At the 1912 convention, held in Louisville, KY, three cities were in the running to host the 1913 meeting: Atlanta, Cincinnati, and Winnipeg. All three lobbied hard for the honor of hosting the next national REALTORS® convention, but in the end, Atlanta and Cincinnati didn’t stand a chance. A few months before the Louisville meeting, the R.M.S. Titanic famously collided with an iceberg during its maiden voyage and sank in the Atlantic Ocean. Among the 1,502 passengers lost were three REALTOR® members from Winnipeg: Mark Fortune, J. Hugo Ross, and Thompson Beattie. It was in their memory that the 1912 delegates chose Winnipeg to host NAR’s 6th annual convention.
One hundred years have passed since a key document in the REALTOR® organization’s history first made its debut. Written in 1913, the Code of Ethics was seen as a declaration of the real estate industry’s principles and beliefs, a “golden thread” uniting those devoted to raising the standards of professionalism and service in real estate.
The Code is a living document that undergoes regular revision to keep it updated and relevant as the real estate industry evolves, so today’s Code of Ethics looks much different from the one that was adopted in 1913. Even so, REALTORS® are often surprised to see that the words “Under all is the land,” the familiar opening of the Code’s preamble, are nowhere to be found in the original version.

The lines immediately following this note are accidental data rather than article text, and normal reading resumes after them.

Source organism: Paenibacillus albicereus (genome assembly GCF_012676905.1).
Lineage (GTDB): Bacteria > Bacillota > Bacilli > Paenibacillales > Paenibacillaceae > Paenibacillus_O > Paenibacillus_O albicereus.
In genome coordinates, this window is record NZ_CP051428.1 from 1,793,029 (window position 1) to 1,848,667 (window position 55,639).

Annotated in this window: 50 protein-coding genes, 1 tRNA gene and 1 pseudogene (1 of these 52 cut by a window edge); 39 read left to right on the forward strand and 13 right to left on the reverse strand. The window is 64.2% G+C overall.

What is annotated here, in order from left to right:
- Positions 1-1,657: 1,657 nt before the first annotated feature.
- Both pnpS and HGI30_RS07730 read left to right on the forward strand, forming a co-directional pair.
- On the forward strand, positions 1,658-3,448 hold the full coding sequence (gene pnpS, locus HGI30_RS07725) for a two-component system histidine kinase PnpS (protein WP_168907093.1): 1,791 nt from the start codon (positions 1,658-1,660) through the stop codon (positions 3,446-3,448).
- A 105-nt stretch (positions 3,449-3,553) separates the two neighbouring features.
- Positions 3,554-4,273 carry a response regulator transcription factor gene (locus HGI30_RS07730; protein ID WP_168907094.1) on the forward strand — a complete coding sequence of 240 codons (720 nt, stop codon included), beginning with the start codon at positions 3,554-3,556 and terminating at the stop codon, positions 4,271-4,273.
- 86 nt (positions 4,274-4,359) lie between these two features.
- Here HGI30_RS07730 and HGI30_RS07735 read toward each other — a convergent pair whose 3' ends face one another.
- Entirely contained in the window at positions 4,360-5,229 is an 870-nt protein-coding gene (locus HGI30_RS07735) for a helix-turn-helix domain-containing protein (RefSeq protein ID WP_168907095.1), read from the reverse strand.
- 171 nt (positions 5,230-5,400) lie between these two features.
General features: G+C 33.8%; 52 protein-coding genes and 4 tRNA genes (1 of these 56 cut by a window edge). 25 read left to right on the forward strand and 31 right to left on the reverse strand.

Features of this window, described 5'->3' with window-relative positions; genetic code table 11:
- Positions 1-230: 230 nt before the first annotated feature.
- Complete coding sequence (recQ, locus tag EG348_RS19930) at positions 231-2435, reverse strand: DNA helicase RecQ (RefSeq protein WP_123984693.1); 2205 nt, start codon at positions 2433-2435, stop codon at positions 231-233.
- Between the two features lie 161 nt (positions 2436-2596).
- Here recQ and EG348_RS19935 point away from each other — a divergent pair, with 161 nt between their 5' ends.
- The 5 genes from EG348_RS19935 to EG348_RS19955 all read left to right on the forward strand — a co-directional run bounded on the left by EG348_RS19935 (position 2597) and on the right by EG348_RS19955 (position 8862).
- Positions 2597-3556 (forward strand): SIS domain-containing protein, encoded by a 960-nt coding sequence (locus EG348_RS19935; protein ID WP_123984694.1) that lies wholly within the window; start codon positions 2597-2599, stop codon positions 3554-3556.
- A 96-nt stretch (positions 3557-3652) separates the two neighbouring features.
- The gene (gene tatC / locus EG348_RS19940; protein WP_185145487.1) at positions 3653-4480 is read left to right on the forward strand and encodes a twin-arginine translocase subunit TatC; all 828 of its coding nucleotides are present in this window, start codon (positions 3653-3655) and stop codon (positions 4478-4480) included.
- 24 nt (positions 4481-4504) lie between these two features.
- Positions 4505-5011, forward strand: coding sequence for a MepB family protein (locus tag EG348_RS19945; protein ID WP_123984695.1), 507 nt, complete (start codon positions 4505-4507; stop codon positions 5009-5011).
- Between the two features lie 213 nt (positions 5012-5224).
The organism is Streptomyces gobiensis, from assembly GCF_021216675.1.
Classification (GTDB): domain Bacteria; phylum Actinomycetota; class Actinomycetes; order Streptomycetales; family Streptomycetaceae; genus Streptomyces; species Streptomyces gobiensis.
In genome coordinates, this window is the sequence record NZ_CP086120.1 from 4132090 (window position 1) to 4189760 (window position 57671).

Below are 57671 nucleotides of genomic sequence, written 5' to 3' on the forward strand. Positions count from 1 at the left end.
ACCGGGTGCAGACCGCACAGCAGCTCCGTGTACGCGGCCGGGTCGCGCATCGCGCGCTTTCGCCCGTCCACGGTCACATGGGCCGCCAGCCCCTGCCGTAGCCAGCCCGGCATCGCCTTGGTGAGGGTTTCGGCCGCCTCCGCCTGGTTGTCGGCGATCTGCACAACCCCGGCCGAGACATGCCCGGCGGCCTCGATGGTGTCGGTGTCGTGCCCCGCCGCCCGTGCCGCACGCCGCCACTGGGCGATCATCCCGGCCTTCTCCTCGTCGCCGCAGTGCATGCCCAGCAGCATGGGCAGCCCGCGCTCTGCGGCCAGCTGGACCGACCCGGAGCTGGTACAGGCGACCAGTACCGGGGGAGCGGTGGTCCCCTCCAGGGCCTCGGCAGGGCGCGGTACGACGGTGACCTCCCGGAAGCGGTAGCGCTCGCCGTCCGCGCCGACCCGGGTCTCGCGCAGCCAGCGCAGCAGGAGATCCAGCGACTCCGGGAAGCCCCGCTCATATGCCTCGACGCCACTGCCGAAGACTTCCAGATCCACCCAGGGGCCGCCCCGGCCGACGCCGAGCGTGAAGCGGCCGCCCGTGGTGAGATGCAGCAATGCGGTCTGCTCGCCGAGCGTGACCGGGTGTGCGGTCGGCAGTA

So where did the preamble come from, and who wrote it?
The Code of Ethics was over a decade old before the preamble was introduced. In 1924, the National Association’s committee assigned with revising and modernizing the Code decided that the rules should have an introduction, and prepared two versions of a preamble for consideration.
The first version, written by A. S. Adams, a REALTOR® from Atlanta, GA, took the form of a straightforward personal pledge: “I, a member of the National Association of Real Estate Boards, accept as the primary requirement for engaging in the Real Estate Business that my first duty is to the public whom I propose to serve, and the protection of whose interests must always be my first consideration….”